“All the years building up to the last EP, I was really dreaming of having a solo project. So when I got to Nashville I made it my goal to make my own music. The EP did much better than I thought it would.”
That’s Molly Tuttle describing a trajectory that took her from playing in her father’s family bluegrass band at age 13, to striking out on her own by making the move to Nashville, and then the subsequent success she scored with her aptly named EP, Rise. She recently took another step forward in what’s already become a career well worth watching by recording her upcoming full length debut. It too bears a title that seems especially appropriate, When You’re Ready. With a sequence of songs that sound like standards even on initial listen, it’s an album that’s certain to ensure Tuttle’s profile will continued to rise through both awareness and importance.
“I’m really excited about it,” Tuttle told Bluegrass Today. “Most of the songs I wrote were composed when I got to Nashville. I think I wrote four songs on the album and the others were co-writes with people. I hadn’t really done a lot of writing on my own before that. There are so many amazing writers here, and that’s something that really helped me grow with my writing. We had about 30 songs going into the album and we cut them down to a dozen. My producer Ryan Hewitt helped make them sound fully formed.”
Then again, even this early on, Tuttle has a lot to live up to. Her EP made her an instant sensation, courtesy of the kudos she’s received since its release. Her song You Didn’t Call My Name was recognized by Folk Alliance International as Song of the Year. She was crowned Instrumentalist of the Year at last year’s Americana Music Awards ceremony, and garnered her second trophy from the International Bluegrass Music Association for Guitar Player of the Year, the first woman in IBMA history to achieve that honor.
“I hadn’t done anything on my own before, so it felt like all these things were coming together quickly,” Tuttle says of that sudden surge of recognition. “We released the EP and it did pretty well at the beginning, but then it kept going and generating acclaim and winning awards. That was quite a big happy surprise.”
Tuttle, a graduate of the prestigious Berklee College of Music, grew up in the Bay area of San Francisco, and later lived in Boston for three years after graduation. However it was her decision to relocate to Nashville in 2015 that offered her the impetus to pursue her intents all on her own. Nevertheless, it was a trying experience, one she wasn’t prepared for.
“I expected the move to Nashville to be a lot easier than it was,” she reflects. “I had to really get out of my comfort zone, and go to lots of jams and reach out to people while trying to meet new friends and new musicians to collaborate with. It was challenging getting to town and wondering, what am I going to do now.”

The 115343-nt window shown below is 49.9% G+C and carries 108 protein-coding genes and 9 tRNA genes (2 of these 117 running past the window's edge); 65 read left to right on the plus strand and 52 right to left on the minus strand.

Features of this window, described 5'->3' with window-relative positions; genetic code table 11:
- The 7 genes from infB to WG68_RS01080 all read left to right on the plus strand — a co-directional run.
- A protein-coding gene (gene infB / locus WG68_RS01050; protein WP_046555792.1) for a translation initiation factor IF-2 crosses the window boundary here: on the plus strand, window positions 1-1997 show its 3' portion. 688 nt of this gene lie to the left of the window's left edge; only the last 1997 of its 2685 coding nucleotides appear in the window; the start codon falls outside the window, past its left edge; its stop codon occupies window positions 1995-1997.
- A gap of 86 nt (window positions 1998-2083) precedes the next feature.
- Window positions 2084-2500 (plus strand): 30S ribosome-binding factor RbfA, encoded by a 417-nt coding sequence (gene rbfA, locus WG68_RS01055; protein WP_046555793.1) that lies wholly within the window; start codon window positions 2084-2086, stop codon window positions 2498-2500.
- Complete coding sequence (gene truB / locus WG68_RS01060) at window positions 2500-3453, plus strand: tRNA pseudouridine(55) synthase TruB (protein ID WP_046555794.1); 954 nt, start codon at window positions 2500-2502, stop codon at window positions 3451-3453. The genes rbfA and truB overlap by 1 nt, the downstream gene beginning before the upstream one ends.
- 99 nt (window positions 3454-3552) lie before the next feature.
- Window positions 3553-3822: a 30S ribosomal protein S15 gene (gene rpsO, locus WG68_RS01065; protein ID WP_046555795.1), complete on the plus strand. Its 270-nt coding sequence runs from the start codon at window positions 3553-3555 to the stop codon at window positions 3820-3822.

While the process eventually paid off, Tuttle also admits that as a newcomer, she faced plenty of uncertainty especially as far as her new songs were concerned.
“It was kind of scary, especially the ones I wrote on my own because they were very personal to me,” she suggests. “It was kind of a hard time moving to Nashville, and then right away, go through a break up with my boyfriend and all this other stuff that was happening to me at the time. A lot of the stuff I wrote was my way of dealing with my feelings, so I found it hard to write immediately after getting to town. However once I started really exploring my feelings, the music really opened up. The songs started coming easier. The new songs are a lot more personal than they were in the past. The first time I played them for people it was a little scary.”
At the same time, Tuttle’s taken time to explore her way forward, moving from the vintage bluegrass style she performed with her father to a grassicana style that’s allowed her to pierce a few parameters.
“Back when I was playing my dad, we had a certain method we used to follow,” she recalls. A lot of the arrangements followed a more traditional bluegrass format. I learned a lot about that from my dad while learning bluegrass songs. Then, when I was at Berklee, I learned a lot about songwriting form and how to channel emotions into songs, and the arrangements of those songs. So now I think less about what’s expected from the song or the genre I’m playing, and more about what the song calls for, and what the lyrics are saying, and maybe what mood and what instrumentation and what the meaning of the song can be. That’s taken me away from the kind of bluegrass I played in the past because it often calls for different instruments or arrangements.”
Nevertheless, there was some risk involved, especially when it came to possibly alienating old school bluegrass fans. Happily though, her father has been very accepting of the sound that she was poised to pursue.
“I don’t really get any kind of pressure from my dad,” she insists. “He loves bluegrass and he loves a lot of other types of music. Most of the bluegrass community are very welcoming to other styles. I think the great thing about that community is that they’ll support an artist no matter what they choose to do. Once you’ve gained them as fans, they’re really loyal. Every now and then someone will say, ‘I wish you’d play more bluegrass. This doesn’t sound like bluegrass anymore.’ That’ sort of thing is unavoidable.”
As for the future, Tuttle has plenty of plans in the works. She’ll be doing Jerry Douglas’ Transatlantic Sessions tour and immediately after that, she’s scheduled to take part in the Americana themed Cayamo Cruise. The new album comes out in April and she’ll follow its release with tours of the U.K., the West Coast, and eventually the East Coast in May.
“The last year was pretty busy with touring and everything, but this year I get to do things that I’m very excited about,” she reflects. “I’m getting offers for different kinds of opportunities. It’s very exciting.”